Half of us are arguing with our partners about money. Here’s how to stop.

Video by MWN

It’s a no-brainer that money causes tension in relationships, but what’s surprising is just how frequently Australian couples bicker about dollars and cents. Whether you’ve been hitched for years or you’re starting a new relationship, make sure you take a practical approach when managing joint accounts (and financial goals).

A new finder.com.au study asked Australians how often they argue with their partner about money and showed more than half of Australian couples (52%) fight over money at some point.

It turns out the most common frequency to argue about money is every three to six months, with 18% of respondents admitting to arguing this often. A further 16% have a financial row with their other half every two or four weeks, while 11% argue about money just once a year.

What’s really startling is that 7% of couples have weekly quarrels about money.

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"It turns out the most common frequency to argue about money is every three to six months" (Via Getty)

Whether it’s splurging or reckless spending, forgetting to pay a utility bill, or getting multiple parking fines, there are a million things that can cause a money-related row.

While money arguments can’t always be avoided, there are ways you can better manage your finances with your partner, so keep the following in mind:

Nominate who will manage the account/s.

Having joint bank accounts can make financial sense as it means you can better track joint expenditure and you can also save on the account-keeping fees that you would otherwise pay on individual accounts. However, joint bank accounts are only useful if you use them correctly. Decide who will manage the account in terms of authorising transactions and meeting account terms.

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For instance, if you need to deposit $1,000 into the account and make no withdrawals for the month to earn bonus interest, decide who will be responsible for setting up an auto transfer. Also, decide who will review your statement summaries each month to make sure everything adds up.

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"Joint bank accounts are only useful if you use them correctly."(Via Getty)

Set yourself a savings goal and roadmap.

Depending on the nature of your relationship, it’s likely you’ll be saving towards something - such as a holiday or a home deposit. Sit down with your partner and discuss your savings plan and the tactics you’ll employ to achieve the savings target. For example, if you’re saving for a home deposit and you need to save $100,000 to put towards your down payment, make sure you set yourself a detailed plan and timeline of how you’ll come up with the funds.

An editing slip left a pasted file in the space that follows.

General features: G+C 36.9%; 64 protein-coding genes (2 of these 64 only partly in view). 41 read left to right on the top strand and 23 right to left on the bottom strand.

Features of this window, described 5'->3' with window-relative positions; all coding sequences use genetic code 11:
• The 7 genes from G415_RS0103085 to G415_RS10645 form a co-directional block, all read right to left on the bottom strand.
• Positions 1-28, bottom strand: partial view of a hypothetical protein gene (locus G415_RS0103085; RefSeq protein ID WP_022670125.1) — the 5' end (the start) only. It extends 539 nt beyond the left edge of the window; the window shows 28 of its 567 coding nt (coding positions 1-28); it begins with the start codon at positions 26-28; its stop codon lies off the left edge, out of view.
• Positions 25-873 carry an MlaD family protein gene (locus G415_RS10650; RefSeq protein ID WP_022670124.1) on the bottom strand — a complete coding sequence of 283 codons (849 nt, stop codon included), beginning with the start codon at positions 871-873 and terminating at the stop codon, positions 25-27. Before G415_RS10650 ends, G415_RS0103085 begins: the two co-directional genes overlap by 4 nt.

You can use an online budgeting calculator to give you an idea of how much you’d need to put away each month. As part of your budget planning, you’ll also need to come up with the ‘roadmap’. That could involve earning interest through a high-interest savings account, selling your car for extra cash, or even renting out a spare bedroom in your property.

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Keep the lines of communication open.

Being upfront and transparent about your spending behaviour and shared financial goals is crucial. Set yourself a spending limit for key items such as groceries, transport and entertainment. You should also make a rule that you’ll tell each other once you make a transaction that exceeds a certain threshold. For example, you may make an unwritten rule that if you spend more than $150 on an ad-hoc expense, you’ll let them know about it.

Being honest with your spending (and saving) can make a big difference when it comes to ensuring that you’re both on the same page with your finances.

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"Set yourself a spending limit for key items such as groceries, transport and entertainment." (Via Getty)

Have a contingency buffer in place.

You can’t plan for everything, so make sure you build up a contingency buffer of funds so you’re financially prepared when life throws you a curveball. This could be as simple as creating a separate ‘rainy day’ fund where you both contribute a set amount each month. Doing this will mean that less pressure is put on the relationship when (and if) something goes wrong. 

Knowledge-share with one another.

Remember to keep your partner in the loop with your own financial knowledge so you can make informed decisions together. Whether you’ve learnt about how a mortgage offset account works, you’ve heard about a new/affordable internet provider, or you’ve decided to use your credit score to snag a better credit card deal, be sure to tell them all you know to empower you both.

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"Remember to keep your partner in the loop with your own financial knowledge so you can make informed decisions together." (Via Getty)

Sharing your financial future with someone is part of life, but you need to constantly check in with your partner to make sure things are on the right track. Having a savings goal and roadmap in place, being a good communicator, building a contingency buffer and sharing nuggets of finance wisdom, are just some ways you can work towards shared financial goals.

Bessie Hassan is a money expert at finder.com.au.

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